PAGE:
|Publication number||US7171761 B1|
|Application number||US 11/195,386|
|Publication date||Feb 6, 2007|
|Filing date||Aug 2, 2005|
|Priority date||Aug 2, 2005|
|Also published as||US20070028479|
|Publication number||11195386, 195386, US 7171761 B1, US 7171761B1, US-B1-7171761, US7171761 B1, US7171761B1|
|Inventors||Barney Dean Hunts|
|Original Assignee||Barney Dean Hunts|
|Export Citation||BiBTeX, EndNote, RefMan|
|Patent Citations (12), Referenced by (23), Classifications (10), Legal Events (3)|
|External Links: USPTO, USPTO Assignment, Espacenet|
The present invention relates to bathroom towel warmers and more particularly to improved hot air towel warmer configurations intended for use with large area plush bath towels and bath sheets whose size and material volume increase the difficulty of achieving sufficient air passage through the towel to assure heating adequately within the time of a typical bath or shower.
It is Applicants desire to provide in a bath or shower area a compact, esthetically attractive device capable of achieving rapid, uniform heating of articles such as clothing or towels and the like as a preliminary to use. A primary objective of the present invention is to assure adequate air flow through increased depth towel fabric by using readily available low cost blowers oriented in tandem. It is a further objective of the present invention to provide a physical embodiment including a means for removing excess adsorbed moisture during the warming cycle to achieve dehumidification.
Experience has shown that towel warmers in close proximity to a tub or shower have an increased satisfaction factor. In order to be as unobtrusive and aesthetically pleasing as possible it is preferable to minimize the depth dimension of a towel warmer such that it protrudes as little as possible into the room. In some bathroom designs it is even desired to embed a permanent towel warmer in the wall between the support studs which in the U.S. are on standard 16 inch centers. A problem arises with shallow depth towel warmers used in conjunction with large, plush towels particularly those referred to as oversized bath towels and even more so for bath sheets in that the resulting vertical height of the inserted towel increases to the point that the flow of air through the towel is restricted, reducing the towel warmers ability to quickly and uniformly heat the towel and increasing the possibility that the heater coil will overheat due to inadequate air flow.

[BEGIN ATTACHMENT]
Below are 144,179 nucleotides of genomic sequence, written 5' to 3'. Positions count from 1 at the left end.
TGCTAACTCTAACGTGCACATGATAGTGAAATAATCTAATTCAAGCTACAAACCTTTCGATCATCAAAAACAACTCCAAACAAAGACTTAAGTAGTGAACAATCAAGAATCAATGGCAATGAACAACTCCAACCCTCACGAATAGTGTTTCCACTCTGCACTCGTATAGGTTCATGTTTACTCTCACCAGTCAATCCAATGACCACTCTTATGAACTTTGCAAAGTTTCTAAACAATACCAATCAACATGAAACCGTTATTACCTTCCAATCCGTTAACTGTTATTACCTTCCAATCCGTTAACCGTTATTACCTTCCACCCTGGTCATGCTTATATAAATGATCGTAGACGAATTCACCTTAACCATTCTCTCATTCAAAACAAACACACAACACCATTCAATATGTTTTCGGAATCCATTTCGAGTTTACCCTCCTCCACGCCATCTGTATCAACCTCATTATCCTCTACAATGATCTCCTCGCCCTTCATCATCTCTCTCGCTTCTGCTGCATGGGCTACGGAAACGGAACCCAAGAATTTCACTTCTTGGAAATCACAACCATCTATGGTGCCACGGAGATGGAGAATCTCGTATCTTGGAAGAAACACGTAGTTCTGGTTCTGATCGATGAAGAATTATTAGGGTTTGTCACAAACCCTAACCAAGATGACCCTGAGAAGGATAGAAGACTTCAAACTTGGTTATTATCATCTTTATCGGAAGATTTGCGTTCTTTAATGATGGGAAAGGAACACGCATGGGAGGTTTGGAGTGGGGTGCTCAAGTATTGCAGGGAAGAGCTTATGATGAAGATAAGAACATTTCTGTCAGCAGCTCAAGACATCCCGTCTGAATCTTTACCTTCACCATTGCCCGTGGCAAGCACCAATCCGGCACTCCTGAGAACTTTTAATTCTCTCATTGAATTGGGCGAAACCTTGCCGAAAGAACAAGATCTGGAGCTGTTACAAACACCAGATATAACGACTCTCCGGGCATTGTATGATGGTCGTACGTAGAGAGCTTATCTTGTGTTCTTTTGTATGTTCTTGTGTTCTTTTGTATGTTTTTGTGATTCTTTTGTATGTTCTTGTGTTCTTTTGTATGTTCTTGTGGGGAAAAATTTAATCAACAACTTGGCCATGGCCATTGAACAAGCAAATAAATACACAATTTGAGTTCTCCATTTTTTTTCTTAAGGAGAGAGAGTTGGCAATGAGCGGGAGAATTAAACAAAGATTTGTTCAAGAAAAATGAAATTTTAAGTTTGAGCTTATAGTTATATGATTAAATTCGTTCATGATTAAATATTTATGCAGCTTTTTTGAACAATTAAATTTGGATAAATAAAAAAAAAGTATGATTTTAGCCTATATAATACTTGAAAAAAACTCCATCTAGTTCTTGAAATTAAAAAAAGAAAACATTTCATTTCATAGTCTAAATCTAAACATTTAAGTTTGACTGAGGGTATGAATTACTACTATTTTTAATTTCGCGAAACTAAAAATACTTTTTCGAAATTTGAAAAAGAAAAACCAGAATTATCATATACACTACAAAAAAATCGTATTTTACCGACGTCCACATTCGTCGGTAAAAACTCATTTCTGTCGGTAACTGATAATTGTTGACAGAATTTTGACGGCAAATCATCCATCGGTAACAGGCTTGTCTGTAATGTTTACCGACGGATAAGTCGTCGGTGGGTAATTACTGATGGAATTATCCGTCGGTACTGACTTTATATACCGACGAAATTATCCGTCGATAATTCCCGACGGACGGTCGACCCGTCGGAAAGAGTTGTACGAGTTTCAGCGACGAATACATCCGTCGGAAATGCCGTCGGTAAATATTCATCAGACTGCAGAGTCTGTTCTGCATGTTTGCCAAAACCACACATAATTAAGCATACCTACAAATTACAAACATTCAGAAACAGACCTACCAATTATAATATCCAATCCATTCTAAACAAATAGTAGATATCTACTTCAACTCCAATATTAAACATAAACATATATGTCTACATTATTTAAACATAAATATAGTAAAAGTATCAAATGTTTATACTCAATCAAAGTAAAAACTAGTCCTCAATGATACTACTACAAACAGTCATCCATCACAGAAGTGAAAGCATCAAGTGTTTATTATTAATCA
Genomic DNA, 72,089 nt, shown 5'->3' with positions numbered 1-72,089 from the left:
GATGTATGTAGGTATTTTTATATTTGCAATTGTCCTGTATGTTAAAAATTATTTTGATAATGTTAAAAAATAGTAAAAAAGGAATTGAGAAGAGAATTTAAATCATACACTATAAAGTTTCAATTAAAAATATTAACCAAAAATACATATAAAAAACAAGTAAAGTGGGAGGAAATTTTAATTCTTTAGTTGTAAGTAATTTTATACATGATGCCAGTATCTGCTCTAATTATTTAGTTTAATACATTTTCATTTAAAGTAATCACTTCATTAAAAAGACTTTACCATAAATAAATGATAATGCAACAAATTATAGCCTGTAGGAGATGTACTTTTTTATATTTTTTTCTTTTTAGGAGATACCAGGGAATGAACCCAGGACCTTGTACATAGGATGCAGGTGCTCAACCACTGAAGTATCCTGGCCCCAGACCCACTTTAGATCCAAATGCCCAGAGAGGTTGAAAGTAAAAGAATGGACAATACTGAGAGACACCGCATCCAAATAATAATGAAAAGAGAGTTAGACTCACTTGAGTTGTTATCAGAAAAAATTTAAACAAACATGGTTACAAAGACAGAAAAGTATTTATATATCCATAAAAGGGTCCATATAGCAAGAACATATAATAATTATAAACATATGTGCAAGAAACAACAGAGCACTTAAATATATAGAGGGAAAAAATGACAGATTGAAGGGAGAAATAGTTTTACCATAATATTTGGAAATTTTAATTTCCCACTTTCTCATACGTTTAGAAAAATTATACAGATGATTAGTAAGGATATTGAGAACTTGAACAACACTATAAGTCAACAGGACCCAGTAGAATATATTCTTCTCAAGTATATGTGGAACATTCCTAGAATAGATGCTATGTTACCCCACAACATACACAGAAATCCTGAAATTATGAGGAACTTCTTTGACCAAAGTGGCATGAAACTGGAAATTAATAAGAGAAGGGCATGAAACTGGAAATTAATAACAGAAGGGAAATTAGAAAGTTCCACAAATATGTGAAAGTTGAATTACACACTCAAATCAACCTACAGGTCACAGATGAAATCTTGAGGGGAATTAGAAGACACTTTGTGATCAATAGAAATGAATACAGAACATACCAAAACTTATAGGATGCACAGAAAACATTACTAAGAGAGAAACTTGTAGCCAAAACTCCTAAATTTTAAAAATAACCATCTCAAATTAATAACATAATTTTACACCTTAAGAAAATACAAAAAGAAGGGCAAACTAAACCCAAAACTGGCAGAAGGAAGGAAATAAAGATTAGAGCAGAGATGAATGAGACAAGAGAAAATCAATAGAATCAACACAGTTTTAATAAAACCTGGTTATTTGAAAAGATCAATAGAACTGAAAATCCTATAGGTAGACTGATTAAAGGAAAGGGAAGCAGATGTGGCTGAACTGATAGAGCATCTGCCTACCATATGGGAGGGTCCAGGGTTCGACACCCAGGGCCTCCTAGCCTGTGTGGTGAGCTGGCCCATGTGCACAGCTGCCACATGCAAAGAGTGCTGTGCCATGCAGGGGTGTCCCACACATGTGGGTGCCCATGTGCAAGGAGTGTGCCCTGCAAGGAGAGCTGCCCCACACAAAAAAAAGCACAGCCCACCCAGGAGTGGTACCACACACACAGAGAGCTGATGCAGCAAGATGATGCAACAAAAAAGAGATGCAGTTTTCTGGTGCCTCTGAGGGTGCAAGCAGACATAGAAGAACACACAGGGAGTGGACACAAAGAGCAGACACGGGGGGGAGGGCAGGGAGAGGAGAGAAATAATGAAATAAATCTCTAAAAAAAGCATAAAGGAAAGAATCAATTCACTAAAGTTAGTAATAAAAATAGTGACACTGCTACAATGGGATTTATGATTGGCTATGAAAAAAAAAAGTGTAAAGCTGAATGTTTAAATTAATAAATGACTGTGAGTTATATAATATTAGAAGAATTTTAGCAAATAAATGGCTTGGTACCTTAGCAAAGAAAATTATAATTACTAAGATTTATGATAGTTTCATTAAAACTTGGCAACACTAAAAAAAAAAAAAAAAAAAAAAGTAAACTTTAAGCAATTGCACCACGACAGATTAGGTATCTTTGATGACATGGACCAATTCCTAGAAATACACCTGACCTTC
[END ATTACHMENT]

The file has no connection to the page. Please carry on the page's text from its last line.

Experience has also shown that all towels contain some degree of adsorbed moisture the amount of which varies depending on multiple variables including but not limited to the local humidity, the storage enclosure, the time duration since the towel was laundered and dried and whether the using individual selected a fresh towel or elected a common practice of reusing a towel used on a previous occasion. What is further disclosed here is a physical embodiment and associated control system to increase the users satisfaction by reducing the amount of moisture adsorbed on the towel, that is by dehumidifying the towel during heating.
An object of the present invention is to provide a rapid response, safe, aesthetically pleasing shallow depth towel warmer which is more desirable and user friendly when placed in close proximity to a tub or shower whether mounted within cabinetry, on the wall or when permanently installed between existing standard 16 inch on center wall support studs.
An ultimate purpose of the present invention is to rapidly and uniformly heat a large plush towel, without any possibility of damage to the towel, to a satisfactory end temperature within the short time duration of a typical shower, about 7 to 10 minutes. As the size and vertical height of the inserted towel increases, its greater effective filter depth causes an increased resistance to the flow of air through the towel necessitating increased pressure to assure the proper air flow rate required to maintain a short heating time. Currently available quiet, low cost blowers that are adequate when only a few layers of towel are involved do not sustain a sufficient pressure gradient to penetrate the depth of towel anticipated in this invention and substitution of higher rpm blowers creates unacceptable noise levels that are irritating to the user. In this invention a multiplicity of lower rpm, quiet blowers are configured in tandem such that their individual serial pressure gradients add to produce the overall pressure required to assure adequate air flow.